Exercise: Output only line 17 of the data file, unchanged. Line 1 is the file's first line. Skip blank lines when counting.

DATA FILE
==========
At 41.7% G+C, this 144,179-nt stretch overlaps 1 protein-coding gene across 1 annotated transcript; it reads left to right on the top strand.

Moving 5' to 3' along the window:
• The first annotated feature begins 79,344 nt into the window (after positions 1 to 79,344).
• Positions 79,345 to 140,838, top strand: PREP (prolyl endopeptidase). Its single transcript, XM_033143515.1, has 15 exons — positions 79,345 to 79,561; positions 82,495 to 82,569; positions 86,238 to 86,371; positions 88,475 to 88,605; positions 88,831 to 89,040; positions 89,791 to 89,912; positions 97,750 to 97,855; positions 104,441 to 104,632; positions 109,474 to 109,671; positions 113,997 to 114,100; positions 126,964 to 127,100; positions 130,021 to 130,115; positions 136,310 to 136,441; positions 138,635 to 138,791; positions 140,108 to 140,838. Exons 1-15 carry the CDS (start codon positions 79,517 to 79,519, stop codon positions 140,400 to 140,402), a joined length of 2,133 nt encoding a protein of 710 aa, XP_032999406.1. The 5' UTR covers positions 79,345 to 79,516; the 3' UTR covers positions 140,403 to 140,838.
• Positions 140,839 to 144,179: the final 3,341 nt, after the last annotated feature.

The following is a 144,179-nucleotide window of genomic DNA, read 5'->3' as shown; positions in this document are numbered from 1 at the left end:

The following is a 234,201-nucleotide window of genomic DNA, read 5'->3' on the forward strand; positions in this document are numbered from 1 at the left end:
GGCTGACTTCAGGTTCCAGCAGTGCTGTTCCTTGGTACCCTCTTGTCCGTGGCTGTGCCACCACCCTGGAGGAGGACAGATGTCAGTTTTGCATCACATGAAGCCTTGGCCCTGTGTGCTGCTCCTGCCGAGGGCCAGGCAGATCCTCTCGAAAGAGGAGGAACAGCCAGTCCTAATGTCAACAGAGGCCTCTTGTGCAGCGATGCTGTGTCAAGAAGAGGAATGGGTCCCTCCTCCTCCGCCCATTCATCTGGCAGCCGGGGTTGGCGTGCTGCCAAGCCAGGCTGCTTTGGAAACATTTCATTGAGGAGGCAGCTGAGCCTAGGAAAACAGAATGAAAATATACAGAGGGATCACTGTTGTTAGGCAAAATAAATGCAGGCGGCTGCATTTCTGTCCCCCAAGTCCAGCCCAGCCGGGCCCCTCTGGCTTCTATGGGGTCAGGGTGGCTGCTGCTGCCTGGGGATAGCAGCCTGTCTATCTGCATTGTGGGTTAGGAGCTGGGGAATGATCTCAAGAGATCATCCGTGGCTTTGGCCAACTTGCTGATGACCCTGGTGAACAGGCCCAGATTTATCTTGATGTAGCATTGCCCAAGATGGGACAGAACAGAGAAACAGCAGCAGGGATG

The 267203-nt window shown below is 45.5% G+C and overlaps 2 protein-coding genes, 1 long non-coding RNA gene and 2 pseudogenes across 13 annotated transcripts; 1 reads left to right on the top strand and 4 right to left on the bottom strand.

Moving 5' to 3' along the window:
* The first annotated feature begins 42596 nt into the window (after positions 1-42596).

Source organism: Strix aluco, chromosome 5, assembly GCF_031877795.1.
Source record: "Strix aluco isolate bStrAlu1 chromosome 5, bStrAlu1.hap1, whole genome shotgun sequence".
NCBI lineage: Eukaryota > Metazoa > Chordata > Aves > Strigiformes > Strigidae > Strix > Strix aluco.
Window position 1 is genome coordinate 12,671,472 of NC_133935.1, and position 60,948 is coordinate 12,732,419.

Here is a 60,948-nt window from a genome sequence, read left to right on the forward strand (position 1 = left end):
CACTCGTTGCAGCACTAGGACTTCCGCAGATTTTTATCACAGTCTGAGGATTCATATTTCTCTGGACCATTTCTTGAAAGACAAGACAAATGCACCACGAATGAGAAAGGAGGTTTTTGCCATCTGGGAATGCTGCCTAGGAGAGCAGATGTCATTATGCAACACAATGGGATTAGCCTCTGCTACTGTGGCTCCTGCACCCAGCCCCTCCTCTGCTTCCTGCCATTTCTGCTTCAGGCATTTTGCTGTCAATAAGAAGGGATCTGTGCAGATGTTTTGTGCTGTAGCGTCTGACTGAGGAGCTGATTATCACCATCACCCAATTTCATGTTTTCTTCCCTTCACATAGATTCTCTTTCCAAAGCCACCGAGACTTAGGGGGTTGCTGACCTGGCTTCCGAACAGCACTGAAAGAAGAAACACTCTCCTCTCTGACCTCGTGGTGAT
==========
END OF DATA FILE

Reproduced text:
CACTCGTTGCAGCACTAGGACTTCCGCAGATTTTTATCACAGTCTGAGGATTCATATTTCTCTGGACCATTTCTTGAAAGACAAGACAAATGCACCACGAATGAGAAAGGAGGTTTTTGCCATCTGGGAATGCTGCCTAGGAGAGCAGATGTCATTATGCAACACAATGGGATTAGCCTCTGCTACTGTGGCTCCTGCACCCAGCCCCTCCTCTGCTTCCTGCCATTTCTGCTTCAGGCATTTTGCTGTCAATAAGAAGGGATCTGTGCAGATGTTTTGTGCTGTAGCGTCTGACTGAGGAGCTGATTATCACCATCACCCAATTTCATGTTTTCTTCCCTTCACATAGATTCTCTTTCCAAAGCCACCGAGACTTAGGGGGTTGCTGACCTGGCTTCCGAACAGCACTGAAAGAAGAAACACTCTCCTCTCTGACCTCGTGGTGAT